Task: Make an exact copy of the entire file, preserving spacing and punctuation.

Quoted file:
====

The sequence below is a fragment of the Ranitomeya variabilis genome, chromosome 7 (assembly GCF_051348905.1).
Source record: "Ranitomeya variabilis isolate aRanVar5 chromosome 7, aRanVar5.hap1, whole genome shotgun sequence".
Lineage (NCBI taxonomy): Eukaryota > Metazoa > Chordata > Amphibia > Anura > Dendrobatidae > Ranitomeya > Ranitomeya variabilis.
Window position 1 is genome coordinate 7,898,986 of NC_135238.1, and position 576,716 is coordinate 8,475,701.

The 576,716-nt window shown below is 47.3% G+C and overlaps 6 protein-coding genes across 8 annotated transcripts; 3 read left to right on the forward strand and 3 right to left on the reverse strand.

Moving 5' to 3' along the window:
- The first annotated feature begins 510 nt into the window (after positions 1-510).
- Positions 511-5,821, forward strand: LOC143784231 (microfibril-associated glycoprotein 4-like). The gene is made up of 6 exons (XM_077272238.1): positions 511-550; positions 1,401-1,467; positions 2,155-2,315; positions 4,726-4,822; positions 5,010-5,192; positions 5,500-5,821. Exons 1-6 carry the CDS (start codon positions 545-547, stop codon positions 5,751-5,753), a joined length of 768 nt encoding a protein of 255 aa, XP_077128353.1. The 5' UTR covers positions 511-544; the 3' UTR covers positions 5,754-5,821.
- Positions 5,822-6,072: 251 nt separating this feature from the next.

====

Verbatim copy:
The sequence below is a fragment of the Ranitomeya variabilis genome, chromosome 7 (assembly GCF_051348905.1).
Source record: "Ranitomeya variabilis isolate aRanVar5 chromosome 7, aRanVar5.hap1, whole genome shotgun sequence".
Lineage (NCBI taxonomy): Eukaryota > Metazoa > Chordata > Amphibia > Anura > Dendrobatidae > Ranitomeya > Ranitomeya variabilis.
Window position 1 is genome coordinate 7,898,986 of NC_135238.1, and position 576,716 is coordinate 8,475,701.

The 576,716-nt window shown below is 47.3% G+C and overlaps 6 protein-coding genes across 8 annotated transcripts; 3 read left to right on the forward strand and 3 right to left on the reverse strand.

Moving 5' to 3' along the window:
- The first annotated feature begins 510 nt into the window (after positions 1-510).
- Positions 511-5,821, forward strand: LOC143784231 (microfibril-associated glycoprotein 4-like). The gene is made up of 6 exons (XM_077272238.1): positions 511-550; positions 1,401-1,467; positions 2,155-2,315; positions 4,726-4,822; positions 5,010-5,192; positions 5,500-5,821. Exons 1-6 carry the CDS (start codon positions 545-547, stop codon positions 5,751-5,753), a joined length of 768 nt encoding a protein of 255 aa, XP_077128353.1. The 5' UTR covers positions 511-544; the 3' UTR covers positions 5,754-5,821.
- Positions 5,822-6,072: 251 nt separating this feature from the next.